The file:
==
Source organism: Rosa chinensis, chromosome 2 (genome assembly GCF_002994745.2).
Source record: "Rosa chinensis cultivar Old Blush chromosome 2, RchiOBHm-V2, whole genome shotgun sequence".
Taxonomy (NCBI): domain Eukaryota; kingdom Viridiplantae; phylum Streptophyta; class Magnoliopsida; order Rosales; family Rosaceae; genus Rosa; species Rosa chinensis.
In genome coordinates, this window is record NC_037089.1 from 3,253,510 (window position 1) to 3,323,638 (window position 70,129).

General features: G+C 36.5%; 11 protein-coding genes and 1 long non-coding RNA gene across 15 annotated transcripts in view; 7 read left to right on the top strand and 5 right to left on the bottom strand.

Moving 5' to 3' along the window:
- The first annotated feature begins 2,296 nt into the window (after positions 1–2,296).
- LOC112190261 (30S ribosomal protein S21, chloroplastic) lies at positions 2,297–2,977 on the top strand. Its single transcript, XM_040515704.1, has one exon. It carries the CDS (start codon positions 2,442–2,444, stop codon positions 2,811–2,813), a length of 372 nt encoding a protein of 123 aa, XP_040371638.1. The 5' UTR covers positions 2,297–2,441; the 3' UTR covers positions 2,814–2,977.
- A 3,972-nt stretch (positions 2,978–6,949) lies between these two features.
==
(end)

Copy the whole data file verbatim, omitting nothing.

Source organism: Rosa chinensis, chromosome 2 (genome assembly GCF_002994745.2).
Source record: "Rosa chinensis cultivar Old Blush chromosome 2, RchiOBHm-V2, whole genome shotgun sequence".
Taxonomy (NCBI): domain Eukaryota; kingdom Viridiplantae; phylum Streptophyta; class Magnoliopsida; order Rosales; family Rosaceae; genus Rosa; species Rosa chinensis.
In genome coordinates, this window is record NC_037089.1 from 3,253,510 (window position 1) to 3,323,638 (window position 70,129).

General features: G+C 36.5%; 11 protein-coding genes and 1 long non-coding RNA gene across 15 annotated transcripts in view; 7 read left to right on the top strand and 5 right to left on the bottom strand.

Moving 5' to 3' along the window:
- The first annotated feature begins 2,296 nt into the window (after positions 1–2,296).
- LOC112190261 (30S ribosomal protein S21, chloroplastic) lies at positions 2,297–2,977 on the top strand. Its single transcript, XM_040515704.1, has one exon. It carries the CDS (start codon positions 2,442–2,444, stop codon positions 2,811–2,813), a length of 372 nt encoding a protein of 123 aa, XP_040371638.1. The 5' UTR covers positions 2,297–2,441; the 3' UTR covers positions 2,814–2,977.
- A 3,972-nt stretch (positions 2,978–6,949) lies between these two features.